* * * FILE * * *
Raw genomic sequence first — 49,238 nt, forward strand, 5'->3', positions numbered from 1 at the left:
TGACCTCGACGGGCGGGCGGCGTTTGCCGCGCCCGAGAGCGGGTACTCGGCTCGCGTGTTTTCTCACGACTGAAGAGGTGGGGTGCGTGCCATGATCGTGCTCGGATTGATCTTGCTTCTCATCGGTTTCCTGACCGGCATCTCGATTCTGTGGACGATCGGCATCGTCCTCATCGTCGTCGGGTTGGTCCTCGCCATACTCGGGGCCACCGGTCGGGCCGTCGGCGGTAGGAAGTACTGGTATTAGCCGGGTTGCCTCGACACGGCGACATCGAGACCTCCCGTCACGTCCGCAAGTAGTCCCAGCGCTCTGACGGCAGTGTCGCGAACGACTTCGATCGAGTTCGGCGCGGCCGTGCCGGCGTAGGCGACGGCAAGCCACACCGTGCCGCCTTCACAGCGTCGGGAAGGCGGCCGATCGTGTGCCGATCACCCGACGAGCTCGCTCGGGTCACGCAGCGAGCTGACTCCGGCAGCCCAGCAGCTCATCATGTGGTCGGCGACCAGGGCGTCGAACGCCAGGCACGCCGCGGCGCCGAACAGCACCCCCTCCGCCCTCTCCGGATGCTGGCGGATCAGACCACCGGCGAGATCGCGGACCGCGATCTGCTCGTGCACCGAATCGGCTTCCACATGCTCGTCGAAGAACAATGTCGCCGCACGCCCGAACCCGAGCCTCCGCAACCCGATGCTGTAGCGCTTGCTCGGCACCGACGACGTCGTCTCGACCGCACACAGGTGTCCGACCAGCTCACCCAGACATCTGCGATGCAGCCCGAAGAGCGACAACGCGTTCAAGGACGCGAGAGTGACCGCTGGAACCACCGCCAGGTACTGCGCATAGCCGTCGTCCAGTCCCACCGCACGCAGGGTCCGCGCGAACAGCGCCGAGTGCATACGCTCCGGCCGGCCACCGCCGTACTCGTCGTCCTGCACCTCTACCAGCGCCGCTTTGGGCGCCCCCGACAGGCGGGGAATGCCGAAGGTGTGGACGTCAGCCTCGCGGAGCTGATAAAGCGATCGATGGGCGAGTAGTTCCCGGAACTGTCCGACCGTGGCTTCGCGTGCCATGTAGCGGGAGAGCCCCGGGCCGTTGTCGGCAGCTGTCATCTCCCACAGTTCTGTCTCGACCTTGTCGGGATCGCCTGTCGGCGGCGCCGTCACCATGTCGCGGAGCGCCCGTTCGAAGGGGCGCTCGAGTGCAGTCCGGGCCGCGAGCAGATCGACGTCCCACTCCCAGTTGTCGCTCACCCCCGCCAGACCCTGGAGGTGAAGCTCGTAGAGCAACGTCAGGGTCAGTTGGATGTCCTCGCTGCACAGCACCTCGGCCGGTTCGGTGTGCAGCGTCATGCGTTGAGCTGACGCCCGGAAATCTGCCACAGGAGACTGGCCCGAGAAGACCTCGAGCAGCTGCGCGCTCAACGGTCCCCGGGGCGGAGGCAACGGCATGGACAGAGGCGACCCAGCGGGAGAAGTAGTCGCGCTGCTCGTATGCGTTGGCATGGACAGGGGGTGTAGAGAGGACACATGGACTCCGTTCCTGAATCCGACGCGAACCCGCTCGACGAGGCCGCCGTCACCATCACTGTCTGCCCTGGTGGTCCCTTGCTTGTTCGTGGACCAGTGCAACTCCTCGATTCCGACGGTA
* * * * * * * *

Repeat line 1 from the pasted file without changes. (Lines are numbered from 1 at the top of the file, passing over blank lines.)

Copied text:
Raw genomic sequence first — 49,238 nt, forward strand, 5'->3', positions numbered from 1 at the left: